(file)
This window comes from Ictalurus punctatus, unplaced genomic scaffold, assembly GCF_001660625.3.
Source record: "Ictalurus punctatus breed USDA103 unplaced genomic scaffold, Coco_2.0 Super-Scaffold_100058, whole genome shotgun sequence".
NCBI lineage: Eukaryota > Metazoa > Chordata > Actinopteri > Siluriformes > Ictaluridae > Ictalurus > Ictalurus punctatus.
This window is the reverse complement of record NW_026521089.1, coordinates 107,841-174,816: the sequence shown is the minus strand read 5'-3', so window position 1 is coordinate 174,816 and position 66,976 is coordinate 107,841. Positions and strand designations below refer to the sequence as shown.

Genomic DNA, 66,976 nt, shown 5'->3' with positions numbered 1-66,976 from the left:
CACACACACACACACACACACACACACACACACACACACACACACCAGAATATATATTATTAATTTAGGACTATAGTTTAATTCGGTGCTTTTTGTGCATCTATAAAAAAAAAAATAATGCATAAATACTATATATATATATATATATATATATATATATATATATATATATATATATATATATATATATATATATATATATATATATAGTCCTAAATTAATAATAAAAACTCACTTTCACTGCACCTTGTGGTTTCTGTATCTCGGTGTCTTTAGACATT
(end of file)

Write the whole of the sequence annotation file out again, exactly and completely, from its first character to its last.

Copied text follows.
This window comes from Ictalurus punctatus, unplaced genomic scaffold, assembly GCF_001660625.3.
Source record: "Ictalurus punctatus breed USDA103 unplaced genomic scaffold, Coco_2.0 Super-Scaffold_100058, whole genome shotgun sequence".
NCBI lineage: Eukaryota > Metazoa > Chordata > Actinopteri > Siluriformes > Ictaluridae > Ictalurus > Ictalurus punctatus.
This window is the reverse complement of record NW_026521089.1, coordinates 107,841-174,816: the sequence shown is the minus strand read 5'-3', so window position 1 is coordinate 174,816 and position 66,976 is coordinate 107,841. Positions and strand designations below refer to the sequence as shown.

Genomic DNA, 66,976 nt, shown 5'->3' with positions numbered 1-66,976 from the left:
CACACACACACACACACACACACACACACACACACACACACACACCAGAATATATATTATTAATTTAGGACTATAGTTTAATTCGGTGCTTTTTGTGCATCTATAAAAAAAAAAATAATGCATAAATACTATATATATATATATATATATATATATATATATATATATATATATATATATATATATATATATATATATATATATATATAGTCCTAAATTAATAATAAAAACTCACTTTCACTGCACCTTGTGGTTTCTGTATCTCGGTGTCTTTAGACATT